Journeys by train safer than travel by car

August 18th, 2008 - 4:39 pm ICT by IANS  

Sydney, Aug 18 (IANS) People who travel by car face a 10-fold greater risk of serious injury than those who travel by train in terms of the distance covered, according to a new report. The report, released by Australian Institute of Health and Welfare (AIHW) said that between 2001-02 to 2005-06, just one rail user was seriously injured per 100 million passenger km travelled in 2005-06. Ten car occupants were seriously injured in road crashes per 100 million vehicle km travelled the same year.

Jesia Berry of the Institute’s National Injury Surveillance Unit said “there was an average of 190 persons seriously injured and 1,600 bed days per year due to transport accidents involving a train”.

Many more car occupants were seriously injured in crashes on public roads. About 16,000 car occupants were seriously injured per year, contributing 80,000 bed days.

Serious injury rates were highest among young people aged between 15 and 19 years and people 70 years and older, and males accounted for 57 per cent of the hospitalisations.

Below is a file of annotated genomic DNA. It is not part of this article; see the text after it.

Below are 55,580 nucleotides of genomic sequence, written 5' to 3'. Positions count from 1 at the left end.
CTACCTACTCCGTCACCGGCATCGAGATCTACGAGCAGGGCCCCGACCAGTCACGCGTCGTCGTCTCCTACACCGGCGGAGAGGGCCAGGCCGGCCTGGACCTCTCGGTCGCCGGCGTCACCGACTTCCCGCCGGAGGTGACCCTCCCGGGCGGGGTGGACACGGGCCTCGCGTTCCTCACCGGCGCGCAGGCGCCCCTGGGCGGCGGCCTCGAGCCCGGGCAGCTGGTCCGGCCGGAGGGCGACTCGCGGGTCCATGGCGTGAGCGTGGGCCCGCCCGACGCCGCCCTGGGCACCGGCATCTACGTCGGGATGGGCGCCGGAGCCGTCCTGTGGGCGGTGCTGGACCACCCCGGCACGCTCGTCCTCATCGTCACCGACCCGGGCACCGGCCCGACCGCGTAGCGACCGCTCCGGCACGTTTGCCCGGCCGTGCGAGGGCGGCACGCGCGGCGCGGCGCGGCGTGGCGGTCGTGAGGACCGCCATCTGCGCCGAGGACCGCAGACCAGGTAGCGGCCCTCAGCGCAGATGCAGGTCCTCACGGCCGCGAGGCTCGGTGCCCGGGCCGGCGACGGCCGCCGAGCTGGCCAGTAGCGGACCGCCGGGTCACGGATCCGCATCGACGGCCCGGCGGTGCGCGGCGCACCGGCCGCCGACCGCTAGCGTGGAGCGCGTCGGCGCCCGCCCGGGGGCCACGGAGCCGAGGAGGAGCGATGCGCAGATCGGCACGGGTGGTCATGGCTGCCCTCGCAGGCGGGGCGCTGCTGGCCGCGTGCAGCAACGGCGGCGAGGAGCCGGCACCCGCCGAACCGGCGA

Rail users made up two-thirds of the hospitalisations due to transport accidents involving a train. Rail users were most commonly injured while boarding or alighting and by falling inside the train or falling from the train.

Pedestrians injured in a collision with a train accounted for 16 per cent of hospitalisations. Car occupants accounted for 12 per cent of those injured in a collision with a train and a further five percent were occupants or riders of other motor vehicles, including trucks, pick-up trucks or vans, buses and motorcycles.

For about one-quarter of those seriously injured in an accident involving a train, the accident occurred at a level crossing. There were on average 50 people seriously injured per year in level crossing accidents.

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